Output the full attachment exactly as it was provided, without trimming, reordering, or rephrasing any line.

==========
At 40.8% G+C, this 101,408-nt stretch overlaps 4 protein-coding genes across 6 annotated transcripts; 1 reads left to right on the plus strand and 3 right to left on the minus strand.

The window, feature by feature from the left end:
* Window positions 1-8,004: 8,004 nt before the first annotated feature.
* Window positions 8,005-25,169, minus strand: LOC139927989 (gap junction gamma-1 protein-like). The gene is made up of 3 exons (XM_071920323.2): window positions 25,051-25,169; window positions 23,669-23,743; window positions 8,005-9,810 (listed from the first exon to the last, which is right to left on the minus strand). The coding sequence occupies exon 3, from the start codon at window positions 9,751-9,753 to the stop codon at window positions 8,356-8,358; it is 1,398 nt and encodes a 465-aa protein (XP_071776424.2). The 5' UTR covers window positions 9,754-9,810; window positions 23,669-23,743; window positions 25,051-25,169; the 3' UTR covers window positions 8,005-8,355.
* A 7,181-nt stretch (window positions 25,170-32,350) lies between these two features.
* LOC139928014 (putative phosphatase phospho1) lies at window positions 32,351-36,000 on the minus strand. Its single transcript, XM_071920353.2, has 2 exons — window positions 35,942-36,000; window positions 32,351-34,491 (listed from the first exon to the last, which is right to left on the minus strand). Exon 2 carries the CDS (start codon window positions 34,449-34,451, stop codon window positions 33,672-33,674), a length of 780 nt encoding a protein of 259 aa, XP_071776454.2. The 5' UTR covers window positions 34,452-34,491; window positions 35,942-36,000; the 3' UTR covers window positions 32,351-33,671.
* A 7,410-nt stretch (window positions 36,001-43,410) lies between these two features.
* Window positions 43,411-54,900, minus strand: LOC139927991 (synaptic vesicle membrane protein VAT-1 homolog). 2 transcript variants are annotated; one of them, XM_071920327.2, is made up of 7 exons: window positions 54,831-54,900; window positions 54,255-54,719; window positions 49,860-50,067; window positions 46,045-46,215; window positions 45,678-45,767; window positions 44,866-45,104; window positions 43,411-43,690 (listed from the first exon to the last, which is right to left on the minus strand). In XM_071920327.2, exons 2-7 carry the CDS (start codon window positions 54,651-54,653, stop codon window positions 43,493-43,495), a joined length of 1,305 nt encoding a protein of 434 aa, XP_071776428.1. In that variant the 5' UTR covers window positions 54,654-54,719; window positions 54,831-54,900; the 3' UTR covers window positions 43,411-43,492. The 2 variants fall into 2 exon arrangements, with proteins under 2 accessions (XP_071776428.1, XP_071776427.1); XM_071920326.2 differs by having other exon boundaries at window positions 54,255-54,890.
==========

At 40.8% G+C, this 101,408-nt stretch overlaps 4 protein-coding genes across 6 annotated transcripts; 1 reads left to right on the plus strand and 3 right to left on the minus strand.

The window, feature by feature from the left end:
* Window positions 1-8,004: 8,004 nt before the first annotated feature.
* Window positions 8,005-25,169, minus strand: LOC139927989 (gap junction gamma-1 protein-like). The gene is made up of 3 exons (XM_071920323.2): window positions 25,051-25,169; window positions 23,669-23,743; window positions 8,005-9,810 (listed from the first exon to the last, which is right to left on the minus strand). The coding sequence occupies exon 3, from the start codon at window positions 9,751-9,753 to the stop codon at window positions 8,356-8,358; it is 1,398 nt and encodes a 465-aa protein (XP_071776424.2). The 5' UTR covers window positions 9,754-9,810; window positions 23,669-23,743; window positions 25,051-25,169; the 3' UTR covers window positions 8,005-8,355.
* A 7,181-nt stretch (window positions 25,170-32,350) lies between these two features.
* LOC139928014 (putative phosphatase phospho1) lies at window positions 32,351-36,000 on the minus strand. Its single transcript, XM_071920353.2, has 2 exons — window positions 35,942-36,000; window positions 32,351-34,491 (listed from the first exon to the last, which is right to left on the minus strand). Exon 2 carries the CDS (start codon window positions 34,449-34,451, stop codon window positions 33,672-33,674), a length of 780 nt encoding a protein of 259 aa, XP_071776454.2. The 5' UTR covers window positions 34,452-34,491; window positions 35,942-36,000; the 3' UTR covers window positions 32,351-33,671.
* A 7,410-nt stretch (window positions 36,001-43,410) lies between these two features.
* Window positions 43,411-54,900, minus strand: LOC139927991 (synaptic vesicle membrane protein VAT-1 homolog). 2 transcript variants are annotated; one of them, XM_071920327.2, is made up of 7 exons: window positions 54,831-54,900; window positions 54,255-54,719; window positions 49,860-50,067; window positions 46,045-46,215; window positions 45,678-45,767; window positions 44,866-45,104; window positions 43,411-43,690 (listed from the first exon to the last, which is right to left on the minus strand). In XM_071920327.2, exons 2-7 carry the CDS (start codon window positions 54,651-54,653, stop codon window positions 43,493-43,495), a joined length of 1,305 nt encoding a protein of 434 aa, XP_071776428.1. In that variant the 5' UTR covers window positions 54,654-54,719; window positions 54,831-54,900; the 3' UTR covers window positions 43,411-43,492. The 2 variants fall into 2 exon arrangements, with proteins under 2 accessions (XP_071776428.1, XP_071776427.1); XM_071920326.2 differs by having other exon boundaries at window positions 54,255-54,890.